Sony NX5/AX2000: steadyshot settings - Page 3 at DVinfo.net

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Sony NXCAM / AVCHD Camcorders
Sony HXR-NX100, HXR-NX70, NX30, NX5, NX3/1, HXR-MC2500, HDR-AX2000, etc.


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Old January 9th, 2011, 04:47 PM   #31
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Yes, it is right. You have to push twice on Assign button if you like to see steadyshot "off" on the LCD screening.
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Old January 9th, 2011, 05:07 PM   #32
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Yes, I know how to set the Steadyshot setting to off, but is this the desired setting if I use
my nx5u on a tripod?

thanks
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Old January 9th, 2011, 05:13 PM   #33
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Sure, it is.
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Old January 9th, 2011, 05:45 PM   #34
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grazie mille
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Old January 9th, 2011, 06:24 PM   #35
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Yes, that is correct. OFF on the display for tripod use.

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Old January 10th, 2011, 03:03 AM   #36
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That's correct. But (and there's always a but) if your tripod is on an unsteady floor (and wedding marquees spring to mind) then Steadyshot can help. If you're using long telephotos and your tripod head isn't much good, SS can help here too.

To find out if you need to switch SS off, HDMI your camera to a big TV, put it on the tripod and do as smooth a pan or tilt as you can with the SS in your normal position (hard, normal, soft). Doesn't matter what focal length you do this test at.

Notice any tiny 'blips' that break into the pan? That's the SS working.

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Old January 10th, 2011, 09:02 AM   #37
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Thank you for your help.

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Old January 17th, 2011, 04:42 PM   #38
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Quote:
Originally Posted by Tom Hardwick View Post
All the wideangle converters I've used (Century, Kenko, Raynox, Tecpro, Zunow and so on) have given me barrel distortion. If they don't then they're so mild (the Sony 0.8x comes to mind) they're not worth the hassle of lugging about, storing and fitting.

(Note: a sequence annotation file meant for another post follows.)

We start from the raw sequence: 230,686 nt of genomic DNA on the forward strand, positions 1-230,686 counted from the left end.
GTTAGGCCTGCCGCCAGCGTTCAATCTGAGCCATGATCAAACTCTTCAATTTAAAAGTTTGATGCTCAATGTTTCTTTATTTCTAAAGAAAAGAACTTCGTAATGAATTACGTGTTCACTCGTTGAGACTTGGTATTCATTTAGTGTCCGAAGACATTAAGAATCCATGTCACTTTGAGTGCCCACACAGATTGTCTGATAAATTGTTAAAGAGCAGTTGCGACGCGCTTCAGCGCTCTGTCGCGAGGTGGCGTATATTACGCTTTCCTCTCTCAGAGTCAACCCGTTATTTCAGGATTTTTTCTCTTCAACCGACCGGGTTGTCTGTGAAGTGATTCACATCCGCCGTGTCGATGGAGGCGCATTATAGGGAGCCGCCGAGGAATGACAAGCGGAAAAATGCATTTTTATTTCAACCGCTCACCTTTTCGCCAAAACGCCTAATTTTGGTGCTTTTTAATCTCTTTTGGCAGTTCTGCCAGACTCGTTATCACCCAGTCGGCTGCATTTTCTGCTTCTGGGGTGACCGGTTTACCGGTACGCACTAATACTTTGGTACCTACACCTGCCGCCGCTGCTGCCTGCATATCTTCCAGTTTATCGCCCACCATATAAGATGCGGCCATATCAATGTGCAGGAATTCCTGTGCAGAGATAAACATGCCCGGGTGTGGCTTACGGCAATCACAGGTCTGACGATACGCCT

Hi Tom,
I have just seen on Internet Tokina WIDE ANGLE LENS FOR SONY HDR-AX2000 . It seems to have good lens. I am leaning towards it. It is very cheap and I'd like to biuy it. I'd like to make a try. In your opinion will I make an error? I'd like to make a test and if I don't like it, I can get rid of it without sorrow.
thanks
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Old January 18th, 2011, 02:58 AM   #39
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Perfect - try before you buy, there really is no substitute Adriano. Tokina have a very good name in optics so you may be satisfied, but I can pretty much guarantee you that it will barrel distort down the wide end. Not that this will matter in your rainforest footage though. Do you have a link to the Tokina you're interested in? And can you fit a hood to keep the water drops off the front element?

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Old January 18th, 2011, 03:04 AM   #40
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This is the link that I met: Tokina WIDE ANGLE LENS FOR SONY HDR-AX2000 Camcorder su eBay.it Lenses, Camcorder Accessories, Cameras Photo
I don't know if there are any hood for it.
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Old January 18th, 2011, 03:27 AM   #41
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72mm attachment thread - so it should screw straight onto your AX2k. Be very careful though as the Sony's front element is right up against the filter threads, so if the Tokina's rear element is protruding in any way the two elements might touch as you screw them together - with disastrous results!

The Tokina is a 0.5x zoom-through optic so I'm betting you'll get wild barrel distortion. The more you zoom towards telephoto the less obvious this will be, but as soon as you zoom just a little bit it'll be time to take this lens off. Use it just for the times when you MUST see wider, regardless of the consequences. Because of the distortion and extra flare this won't be a fit-it-and-forget-it lens, no way.

I'd sure like to try it on my NX5 and compare it to my Aspheron (0,52x).

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Old January 18th, 2011, 06:45 AM   #42
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I 2nd that tom! Adriano great find!! I'm so tempted just to buy it and try it at that price 100$ is almost a no brainer. I would need this for certain wide angle situations as tom said regardless of distortion or not. It does look to have substantial distortion however given the picture examples on that link. Tom do these converters soak up any light?
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Old January 18th, 2011, 10:05 AM   #43
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These converters are generally three element designs. Sometimes the real cheap ones are two element, but the Tokina name should ensure it's a three element (the spec gives no clue).

If they're fully multicoated they absorb so little light it's un-noticeable - maybe 1/8th of a stop tops. You need make no adjustments whatsoever. Some people have told me they 'make the camera more light sensitive'. Duh, they fit the wide-angle and it 'sees' a lot more sky, changing the green field view at f/4 into a sky-filled shot asking for f/8.

tom.
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